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A 75-year-old man was found lying on the sidewalk outside a bar. There was a 2-cm laceration on the back of his head. Upon arrival in the ED, he appeared intoxicated. His speech was slurred, but he followed simple commands appropriately. There were no focal neurological deficits. The scalp laceration was cleaned and sutured.

He was given intravenous hydration and thiamine, and was observed for 4 hours in the ED. During this time, his mental status gradually improved. His blood tests were unremarkable aside from an ethanol level of 295 mg/dL. Because of the patient’s age, history of alcoholism, and evident head trauma, a head CT was obtained (Figure 1).

The CT is interpreted as being negative.

After four hours, he was alert and at his “baseline” mental status and wanted to leave.

  • Do you agree with the CT interpretation?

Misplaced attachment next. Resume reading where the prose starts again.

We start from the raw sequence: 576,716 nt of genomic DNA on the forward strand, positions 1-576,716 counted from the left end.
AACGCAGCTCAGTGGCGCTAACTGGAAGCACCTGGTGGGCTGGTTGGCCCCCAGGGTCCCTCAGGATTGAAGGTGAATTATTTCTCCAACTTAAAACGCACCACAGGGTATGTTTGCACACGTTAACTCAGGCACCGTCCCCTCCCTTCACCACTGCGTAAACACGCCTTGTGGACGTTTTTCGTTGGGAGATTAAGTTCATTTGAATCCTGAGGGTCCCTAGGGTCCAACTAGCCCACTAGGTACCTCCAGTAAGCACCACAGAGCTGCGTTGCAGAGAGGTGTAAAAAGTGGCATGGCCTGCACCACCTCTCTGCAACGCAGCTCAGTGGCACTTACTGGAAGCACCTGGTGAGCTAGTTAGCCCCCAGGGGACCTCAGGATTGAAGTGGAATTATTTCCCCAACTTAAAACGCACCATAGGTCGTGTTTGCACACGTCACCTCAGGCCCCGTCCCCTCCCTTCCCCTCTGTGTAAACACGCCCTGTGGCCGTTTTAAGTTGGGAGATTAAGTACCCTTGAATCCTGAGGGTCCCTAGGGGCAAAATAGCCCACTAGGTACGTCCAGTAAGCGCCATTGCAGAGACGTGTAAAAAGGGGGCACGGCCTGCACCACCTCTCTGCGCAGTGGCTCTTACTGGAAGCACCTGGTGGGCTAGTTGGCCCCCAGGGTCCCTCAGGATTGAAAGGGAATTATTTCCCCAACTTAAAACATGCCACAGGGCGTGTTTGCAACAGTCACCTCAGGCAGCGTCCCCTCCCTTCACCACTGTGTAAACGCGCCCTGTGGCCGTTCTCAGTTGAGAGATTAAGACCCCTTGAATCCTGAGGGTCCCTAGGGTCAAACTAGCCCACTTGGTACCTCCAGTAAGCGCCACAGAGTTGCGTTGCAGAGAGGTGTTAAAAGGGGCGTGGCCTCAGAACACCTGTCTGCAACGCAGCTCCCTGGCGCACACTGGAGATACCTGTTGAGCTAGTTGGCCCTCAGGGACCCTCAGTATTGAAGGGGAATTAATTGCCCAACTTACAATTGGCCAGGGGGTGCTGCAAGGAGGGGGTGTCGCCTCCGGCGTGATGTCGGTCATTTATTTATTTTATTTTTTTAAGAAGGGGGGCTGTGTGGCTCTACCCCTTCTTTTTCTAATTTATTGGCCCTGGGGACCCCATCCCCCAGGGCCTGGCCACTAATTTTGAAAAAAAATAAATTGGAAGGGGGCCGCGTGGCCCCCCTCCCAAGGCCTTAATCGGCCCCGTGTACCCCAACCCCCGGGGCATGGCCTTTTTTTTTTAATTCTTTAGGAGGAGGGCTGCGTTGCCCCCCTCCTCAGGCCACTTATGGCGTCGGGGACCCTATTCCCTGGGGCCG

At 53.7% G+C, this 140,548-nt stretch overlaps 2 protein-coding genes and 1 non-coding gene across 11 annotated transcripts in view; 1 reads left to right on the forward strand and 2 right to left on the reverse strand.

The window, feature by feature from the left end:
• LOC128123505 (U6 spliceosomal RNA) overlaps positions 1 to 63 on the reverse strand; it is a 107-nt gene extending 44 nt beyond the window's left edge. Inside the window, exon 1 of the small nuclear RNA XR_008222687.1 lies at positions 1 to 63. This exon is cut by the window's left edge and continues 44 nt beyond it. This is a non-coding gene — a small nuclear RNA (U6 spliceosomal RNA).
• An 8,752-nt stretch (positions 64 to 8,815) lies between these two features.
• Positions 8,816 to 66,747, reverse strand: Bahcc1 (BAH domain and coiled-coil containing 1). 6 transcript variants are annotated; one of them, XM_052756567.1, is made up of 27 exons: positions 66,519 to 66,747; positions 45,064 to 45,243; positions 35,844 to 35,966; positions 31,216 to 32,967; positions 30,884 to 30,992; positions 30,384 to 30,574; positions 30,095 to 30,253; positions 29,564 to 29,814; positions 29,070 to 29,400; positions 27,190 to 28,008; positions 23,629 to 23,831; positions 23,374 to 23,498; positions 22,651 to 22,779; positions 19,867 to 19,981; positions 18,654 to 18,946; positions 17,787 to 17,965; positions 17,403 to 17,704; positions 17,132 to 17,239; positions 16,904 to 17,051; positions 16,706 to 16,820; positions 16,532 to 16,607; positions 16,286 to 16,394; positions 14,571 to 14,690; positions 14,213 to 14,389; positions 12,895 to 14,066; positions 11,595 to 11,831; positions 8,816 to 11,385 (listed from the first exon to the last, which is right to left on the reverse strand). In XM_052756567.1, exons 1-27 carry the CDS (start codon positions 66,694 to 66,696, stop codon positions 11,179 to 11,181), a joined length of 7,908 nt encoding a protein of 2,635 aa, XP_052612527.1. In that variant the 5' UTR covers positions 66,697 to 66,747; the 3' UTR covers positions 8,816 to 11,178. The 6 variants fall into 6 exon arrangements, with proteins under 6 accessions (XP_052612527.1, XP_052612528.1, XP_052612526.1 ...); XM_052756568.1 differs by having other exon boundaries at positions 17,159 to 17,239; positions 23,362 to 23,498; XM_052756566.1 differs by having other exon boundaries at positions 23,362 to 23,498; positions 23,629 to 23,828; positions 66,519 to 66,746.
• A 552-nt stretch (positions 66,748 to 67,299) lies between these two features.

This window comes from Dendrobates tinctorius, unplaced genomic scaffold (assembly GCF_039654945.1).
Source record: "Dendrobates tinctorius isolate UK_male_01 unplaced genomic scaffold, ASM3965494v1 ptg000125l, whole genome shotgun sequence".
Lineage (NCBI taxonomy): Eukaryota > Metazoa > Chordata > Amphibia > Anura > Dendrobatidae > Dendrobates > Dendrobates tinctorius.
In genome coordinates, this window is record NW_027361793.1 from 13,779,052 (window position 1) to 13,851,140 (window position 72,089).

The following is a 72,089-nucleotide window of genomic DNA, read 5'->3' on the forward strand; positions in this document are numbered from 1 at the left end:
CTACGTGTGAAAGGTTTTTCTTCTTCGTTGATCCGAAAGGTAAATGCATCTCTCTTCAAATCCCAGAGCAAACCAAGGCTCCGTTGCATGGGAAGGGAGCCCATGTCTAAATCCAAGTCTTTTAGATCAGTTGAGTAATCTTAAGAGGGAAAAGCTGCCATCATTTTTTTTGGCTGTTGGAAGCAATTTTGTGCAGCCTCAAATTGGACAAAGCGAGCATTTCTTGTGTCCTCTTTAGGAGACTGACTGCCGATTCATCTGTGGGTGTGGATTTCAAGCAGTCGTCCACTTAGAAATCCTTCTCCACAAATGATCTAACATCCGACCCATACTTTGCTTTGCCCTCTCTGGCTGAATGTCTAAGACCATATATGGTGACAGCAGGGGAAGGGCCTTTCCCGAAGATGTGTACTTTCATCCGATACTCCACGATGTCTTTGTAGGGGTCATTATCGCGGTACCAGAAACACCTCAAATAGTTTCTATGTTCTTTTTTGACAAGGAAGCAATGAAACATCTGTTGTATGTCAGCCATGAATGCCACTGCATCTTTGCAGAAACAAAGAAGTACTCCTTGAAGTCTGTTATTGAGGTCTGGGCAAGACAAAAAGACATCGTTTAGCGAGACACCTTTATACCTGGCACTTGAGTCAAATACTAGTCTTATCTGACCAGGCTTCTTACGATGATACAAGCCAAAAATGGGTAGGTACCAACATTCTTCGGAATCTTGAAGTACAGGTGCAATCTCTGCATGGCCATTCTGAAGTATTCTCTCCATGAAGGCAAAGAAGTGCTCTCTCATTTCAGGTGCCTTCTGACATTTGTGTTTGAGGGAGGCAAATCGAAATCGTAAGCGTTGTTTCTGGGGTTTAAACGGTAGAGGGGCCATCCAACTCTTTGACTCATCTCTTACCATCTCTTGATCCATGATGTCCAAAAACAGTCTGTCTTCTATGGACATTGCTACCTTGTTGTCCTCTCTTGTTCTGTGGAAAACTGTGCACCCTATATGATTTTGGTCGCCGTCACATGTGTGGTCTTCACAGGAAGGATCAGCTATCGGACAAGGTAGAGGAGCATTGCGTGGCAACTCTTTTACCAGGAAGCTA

A subtle but significant injury was present but difficult to see. Is anything else needed to make the finding more evident?

  • How is a CT image created?

To correctly interpret a head CT, it is important to consider whether it has been performed using correct technique and whether all the information needed is being displayed.

The slice orientation should be parallel to the base of the skull and the head should not be tilted. Head tilt can cause apparent asymmetry.

In this CT, there is asymmetry of the Sylvian fissures—the fissure appears larger on the left than the right (image 7). This is, in part, due to improper positioning of the patient. The patient’s head was slightly tilted and so within each slice, the right side of the brain is shown at a slightly more superior level than the left side. This is confirmed by noting the asymmetry of the petrous bones of the skull base in image 9.

Even accounting for the effect of head tilt, the left Sylvian fissure and adjacent cortical sulci are slightly enlarged compared to the right (images 6 and 7). This was due to mild loss of brain tissue of the left cerebral hemisphere (encephalomalacia), which was likely the result of old trauma or cerebrovascular disease in this elderly patient.

To visualize the significant but subtle acute traumatic abnormality in this patient, additional images are required. As should be routine in cases of head trauma, these images ...

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